jgalloway still ignores the Rogers – Beach debate TSPLOST differences, Ga 400 toll vote Beach missed that would have been the deciding vote to end it, and the Beach statement that he supports a metro wide 1/4% MARTA tax to replace the 1% paid by Fulton and Dekalb where the trains and buses actually run.

He also ignored Rogers answer about that proposed gift tax – that there is no such thing as secure funding when one legislature cannot bind a future legislature on such spending with required balanced budgets. Rogers went on to say he took $0 in gifts, and supports transparent and required disclosure of all gifts and let the voters decide who is being bought.

td

July 12th, 2012
10:17 am

DannyX

July 12th, 2012
10:11 am

td, I think that you will find that the vast majority of Republican voters in this state strongly support the gift cap.

You are probably right but I say that is the RINO coming out in them instead of the Libertarian.

[...] Speaker Ralston also discussed ethics yesterday.  I’d like to hear more about his plan of “giving the ethics commission or [...]

zeke

July 12th, 2012
10:28 am

i agree td, i say let the voters vote on a cap or ban, not their legislators…….it should be on ballot sort of like the transportation tax…..time to end this charade….maybe lobbyists will then have to rely on facts vs favors although you can bet they will find other ways to bride them like hiring their relatives or giving them stuff under the table…..the penalty if caught should be heavy for lobbyist and expulsion for legislator.

DannyX

July 12th, 2012
10:40 am

“Rogers went on to say he took $0 in gifts, and supports transparent and required disclosure of all gifts and let the voters decide who is being bought.”

Rogers gift was the granddaddy of them all! How many of Roger’s constituents can go to their local bank and get a $2.1 million no collateral “I could never pay it back” loan?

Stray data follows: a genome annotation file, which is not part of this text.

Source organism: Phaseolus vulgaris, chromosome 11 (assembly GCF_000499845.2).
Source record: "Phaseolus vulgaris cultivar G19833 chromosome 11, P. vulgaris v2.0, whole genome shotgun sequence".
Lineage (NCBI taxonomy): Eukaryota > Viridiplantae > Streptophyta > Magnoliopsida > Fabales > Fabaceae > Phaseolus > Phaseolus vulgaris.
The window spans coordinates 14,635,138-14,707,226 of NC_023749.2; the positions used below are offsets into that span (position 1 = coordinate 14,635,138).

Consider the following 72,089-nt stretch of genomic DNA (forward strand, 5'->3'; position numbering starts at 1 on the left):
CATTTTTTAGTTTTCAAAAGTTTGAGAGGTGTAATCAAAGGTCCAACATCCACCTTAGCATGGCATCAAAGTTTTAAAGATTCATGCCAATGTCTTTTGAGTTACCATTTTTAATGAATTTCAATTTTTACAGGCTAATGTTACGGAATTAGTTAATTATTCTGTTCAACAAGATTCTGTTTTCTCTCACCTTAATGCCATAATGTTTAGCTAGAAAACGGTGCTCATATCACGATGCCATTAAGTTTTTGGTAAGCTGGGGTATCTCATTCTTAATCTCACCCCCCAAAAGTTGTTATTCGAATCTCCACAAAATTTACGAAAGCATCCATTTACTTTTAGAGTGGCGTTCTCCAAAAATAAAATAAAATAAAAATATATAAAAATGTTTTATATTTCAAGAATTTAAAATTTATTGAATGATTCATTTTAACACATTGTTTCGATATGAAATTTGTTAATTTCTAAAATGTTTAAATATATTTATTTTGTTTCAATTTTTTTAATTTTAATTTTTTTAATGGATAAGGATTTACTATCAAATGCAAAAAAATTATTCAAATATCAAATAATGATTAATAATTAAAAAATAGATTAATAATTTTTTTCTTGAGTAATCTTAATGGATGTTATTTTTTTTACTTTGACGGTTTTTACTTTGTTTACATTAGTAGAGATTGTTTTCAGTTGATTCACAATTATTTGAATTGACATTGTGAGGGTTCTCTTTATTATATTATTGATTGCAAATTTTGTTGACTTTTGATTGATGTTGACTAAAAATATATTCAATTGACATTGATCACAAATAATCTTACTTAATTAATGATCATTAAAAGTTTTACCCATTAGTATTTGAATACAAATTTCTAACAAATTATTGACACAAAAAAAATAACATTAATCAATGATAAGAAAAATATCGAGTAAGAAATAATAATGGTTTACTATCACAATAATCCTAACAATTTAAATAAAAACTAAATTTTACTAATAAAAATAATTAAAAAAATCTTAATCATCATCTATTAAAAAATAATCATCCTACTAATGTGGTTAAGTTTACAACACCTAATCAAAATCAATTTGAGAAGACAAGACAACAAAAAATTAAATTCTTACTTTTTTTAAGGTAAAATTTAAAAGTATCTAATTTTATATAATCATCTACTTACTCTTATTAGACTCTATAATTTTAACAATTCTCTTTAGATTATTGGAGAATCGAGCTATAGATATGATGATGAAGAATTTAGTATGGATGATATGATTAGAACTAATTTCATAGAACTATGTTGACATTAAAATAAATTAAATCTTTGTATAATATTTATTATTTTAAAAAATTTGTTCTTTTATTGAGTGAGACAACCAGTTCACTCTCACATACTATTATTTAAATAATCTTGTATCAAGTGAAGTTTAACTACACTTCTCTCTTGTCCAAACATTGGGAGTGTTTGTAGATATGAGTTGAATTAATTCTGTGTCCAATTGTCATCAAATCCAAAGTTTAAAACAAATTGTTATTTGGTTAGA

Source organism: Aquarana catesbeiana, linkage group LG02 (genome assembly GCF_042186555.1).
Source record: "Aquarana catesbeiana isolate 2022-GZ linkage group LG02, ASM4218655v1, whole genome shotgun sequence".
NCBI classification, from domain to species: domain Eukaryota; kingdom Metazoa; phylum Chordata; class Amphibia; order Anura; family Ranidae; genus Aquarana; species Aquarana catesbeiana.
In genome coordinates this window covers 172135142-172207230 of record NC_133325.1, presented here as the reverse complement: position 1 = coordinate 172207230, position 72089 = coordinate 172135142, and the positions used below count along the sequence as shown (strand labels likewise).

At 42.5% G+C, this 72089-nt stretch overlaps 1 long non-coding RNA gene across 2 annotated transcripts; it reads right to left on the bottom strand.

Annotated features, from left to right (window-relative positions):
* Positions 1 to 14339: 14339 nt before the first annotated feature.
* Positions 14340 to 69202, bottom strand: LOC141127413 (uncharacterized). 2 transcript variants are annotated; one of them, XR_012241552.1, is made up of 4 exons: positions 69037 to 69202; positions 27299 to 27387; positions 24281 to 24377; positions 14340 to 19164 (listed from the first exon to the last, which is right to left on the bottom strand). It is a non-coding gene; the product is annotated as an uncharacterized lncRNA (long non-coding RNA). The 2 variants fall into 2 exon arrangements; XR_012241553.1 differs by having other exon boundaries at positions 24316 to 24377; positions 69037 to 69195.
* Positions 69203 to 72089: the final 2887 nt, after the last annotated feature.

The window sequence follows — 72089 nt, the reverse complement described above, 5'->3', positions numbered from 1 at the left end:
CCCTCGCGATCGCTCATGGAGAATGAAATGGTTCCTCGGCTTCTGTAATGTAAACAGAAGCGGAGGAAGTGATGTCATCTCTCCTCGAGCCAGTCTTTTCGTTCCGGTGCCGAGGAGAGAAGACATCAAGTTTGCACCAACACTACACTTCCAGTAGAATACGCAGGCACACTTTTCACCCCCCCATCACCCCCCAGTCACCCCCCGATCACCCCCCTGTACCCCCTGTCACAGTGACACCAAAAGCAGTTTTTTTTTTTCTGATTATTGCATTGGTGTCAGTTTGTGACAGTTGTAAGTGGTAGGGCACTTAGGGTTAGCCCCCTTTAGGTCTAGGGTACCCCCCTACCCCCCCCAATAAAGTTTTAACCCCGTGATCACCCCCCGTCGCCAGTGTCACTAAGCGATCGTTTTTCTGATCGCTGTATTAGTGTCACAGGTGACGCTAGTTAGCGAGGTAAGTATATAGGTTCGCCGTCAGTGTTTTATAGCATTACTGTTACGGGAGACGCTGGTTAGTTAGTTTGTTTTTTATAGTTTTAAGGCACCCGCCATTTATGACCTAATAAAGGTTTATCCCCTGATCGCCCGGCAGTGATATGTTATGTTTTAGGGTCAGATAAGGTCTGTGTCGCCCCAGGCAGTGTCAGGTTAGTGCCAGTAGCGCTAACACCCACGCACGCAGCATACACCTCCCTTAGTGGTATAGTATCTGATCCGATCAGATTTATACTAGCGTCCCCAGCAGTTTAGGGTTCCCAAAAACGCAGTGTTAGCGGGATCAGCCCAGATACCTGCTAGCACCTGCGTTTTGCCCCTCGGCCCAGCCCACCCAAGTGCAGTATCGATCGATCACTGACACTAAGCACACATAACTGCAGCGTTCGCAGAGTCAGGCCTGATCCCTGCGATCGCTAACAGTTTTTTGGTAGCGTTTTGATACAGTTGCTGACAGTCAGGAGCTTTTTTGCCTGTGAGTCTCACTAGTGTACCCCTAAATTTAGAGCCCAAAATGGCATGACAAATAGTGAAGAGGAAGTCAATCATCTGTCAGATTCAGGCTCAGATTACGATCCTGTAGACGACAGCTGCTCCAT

Road Scholar

July 12th, 2012
10:53 am

“…I think the cap is a gimmick, frankly.”

I do too. Set the limit at 0. That way their is no doubt whether it causes any influence! Also, have the lobbyist pay a fee that goes directly to the ethics committee budget. Enough of this! Once there was a gift limit to state employees of $0 imposed by the state. What is good for the goose…

bullFrog

July 12th, 2012
10:58 am

So has Mr. Collins come out yet to apologize to Mrs. Zoller for calling her a liar? I think he “… should retract [his] statement and publicly apologize to every voter [he] has blatantly misled with this inaccuracy.”

hiram

July 12th, 2012
11:00 am

Why $100 – why not $0?

The function of professional lobbyists is to persuade the government to do something and the lobbyists have a financial incentive to succeed.

Representatives of the government, on the other hand, supposedly function as professional agents for the citizens, and are entrusted to represent the citizens’ best interest.

It should be obvious that, the only reason lobbyists provide meals, drinks, tickets, travel, etc. to our agents is to increase their chances of success in persuading them to do something, which is totally contrary to our interests, and or pocketbooks.

All government business should be conducted in a government office, and decisions made should be based on reason, not pseudo friendships. It is crazy for citizens to allow professional persuaders an advantage in negotiations.

Sin-I-Cull

July 12th, 2012
11:06 am

The people will deceide by vote…the same people that elected Mr. Ralston

td

July 12th, 2012
11:13 am

hiram

July 12th, 2012
11:00 am

Again you live in some fantasy world where you believe lawyers spend a great deal of their own money and give up many billable hours per year for a job that pays $19,000 per year out of the goodness of their heart to serve the people.

hiram

July 12th, 2012
11:15 am

@ td
My point, exactly!

Kris

July 12th, 2012
11:17 am

Come on Ethics and ralston in the same sentence…HA HA!

This is GA #1 in Corruption
LAST in Education.

And the list goes on

JR

July 12th, 2012
11:20 am